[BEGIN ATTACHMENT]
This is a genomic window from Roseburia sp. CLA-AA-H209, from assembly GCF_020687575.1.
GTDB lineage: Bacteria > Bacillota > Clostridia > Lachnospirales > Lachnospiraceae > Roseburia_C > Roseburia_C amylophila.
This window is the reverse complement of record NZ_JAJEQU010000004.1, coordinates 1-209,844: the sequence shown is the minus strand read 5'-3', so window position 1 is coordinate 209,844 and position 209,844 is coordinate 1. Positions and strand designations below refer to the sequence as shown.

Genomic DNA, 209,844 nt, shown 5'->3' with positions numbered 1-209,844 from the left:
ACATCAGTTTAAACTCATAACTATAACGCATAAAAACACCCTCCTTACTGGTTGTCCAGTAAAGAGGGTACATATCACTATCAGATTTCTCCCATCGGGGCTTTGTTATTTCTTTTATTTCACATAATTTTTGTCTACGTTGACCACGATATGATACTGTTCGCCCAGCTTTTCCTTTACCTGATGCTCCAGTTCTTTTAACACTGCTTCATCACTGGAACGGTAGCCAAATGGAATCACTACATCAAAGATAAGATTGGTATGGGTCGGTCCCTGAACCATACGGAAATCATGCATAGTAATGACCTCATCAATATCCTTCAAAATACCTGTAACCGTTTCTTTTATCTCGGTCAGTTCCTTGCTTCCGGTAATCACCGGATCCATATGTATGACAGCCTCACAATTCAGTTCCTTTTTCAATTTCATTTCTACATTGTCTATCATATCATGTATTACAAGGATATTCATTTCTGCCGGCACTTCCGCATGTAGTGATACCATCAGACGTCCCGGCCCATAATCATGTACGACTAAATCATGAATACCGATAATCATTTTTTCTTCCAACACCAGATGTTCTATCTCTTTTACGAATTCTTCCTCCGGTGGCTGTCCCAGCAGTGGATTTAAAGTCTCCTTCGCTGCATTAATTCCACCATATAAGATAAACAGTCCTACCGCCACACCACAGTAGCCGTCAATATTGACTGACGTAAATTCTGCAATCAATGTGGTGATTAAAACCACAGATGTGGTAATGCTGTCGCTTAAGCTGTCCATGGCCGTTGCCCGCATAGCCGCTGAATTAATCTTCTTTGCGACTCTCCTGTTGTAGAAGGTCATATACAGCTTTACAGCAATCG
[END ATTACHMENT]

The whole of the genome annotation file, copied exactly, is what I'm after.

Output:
This is a genomic window from Roseburia sp. CLA-AA-H209, from assembly GCF_020687575.1.
GTDB lineage: Bacteria > Bacillota > Clostridia > Lachnospirales > Lachnospiraceae > Roseburia_C > Roseburia_C amylophila.
This window is the reverse complement of record NZ_JAJEQU010000004.1, coordinates 1-209,844: the sequence shown is the minus strand read 5'-3', so window position 1 is coordinate 209,844 and position 209,844 is coordinate 1. Positions and strand designations below refer to the sequence as shown.

Genomic DNA, 209,844 nt, shown 5'->3' with positions numbered 1-209,844 from the left:
ACATCAGTTTAAACTCATAACTATAACGCATAAAAACACCCTCCTTACTGGTTGTCCAGTAAAGAGGGTACATATCACTATCAGATTTCTCCCATCGGGGCTTTGTTATTTCTTTTATTTCACATAATTTTTGTCTACGTTGACCACGATATGATACTGTTCGCCCAGCTTTTCCTTTACCTGATGCTCCAGTTCTTTTAACACTGCTTCATCACTGGAACGGTAGCCAAATGGAATCACTACATCAAAGATAAGATTGGTATGGGTCGGTCCCTGAACCATACGGAAATCATGCATAGTAATGACCTCATCAATATCCTTCAAAATACCTGTAACCGTTTCTTTTATCTCGGTCAGTTCCTTGCTTCCGGTAATCACCGGATCCATATGTATGACAGCCTCACAATTCAGTTCCTTTTTCAATTTCATTTCTACATTGTCTATCATATCATGTATTACAAGGATATTCATTTCTGCCGGCACTTCCGCATGTAGTGATACCATCAGACGTCCCGGCCCATAATCATGTACGACTAAATCATGAATACCGATAATCATTTTTTCTTCCAACACCAGATGTTCTATCTCTTTTACGAATTCTTCCTCCGGTGGCTGTCCCAGCAGTGGATTTAAAGTCTCCTTCGCTGCATTAATTCCACCATATAAGATAAACAGTCCTACCGCCACACCACAGTAGCCGTCAATATTGACTGACGTAAATTCTGCAATCAATGTGGTGATTAAAACCACAGATGTGGTAATGCTGTCGCTTAAGCTGTCCATGGCCGTTGCCCGCATAGCCGCTGAATTAATCTTCTTTGCGACTCTCCTGTTGTAGAAGGTCATATACAGCTTTACAGCAATCG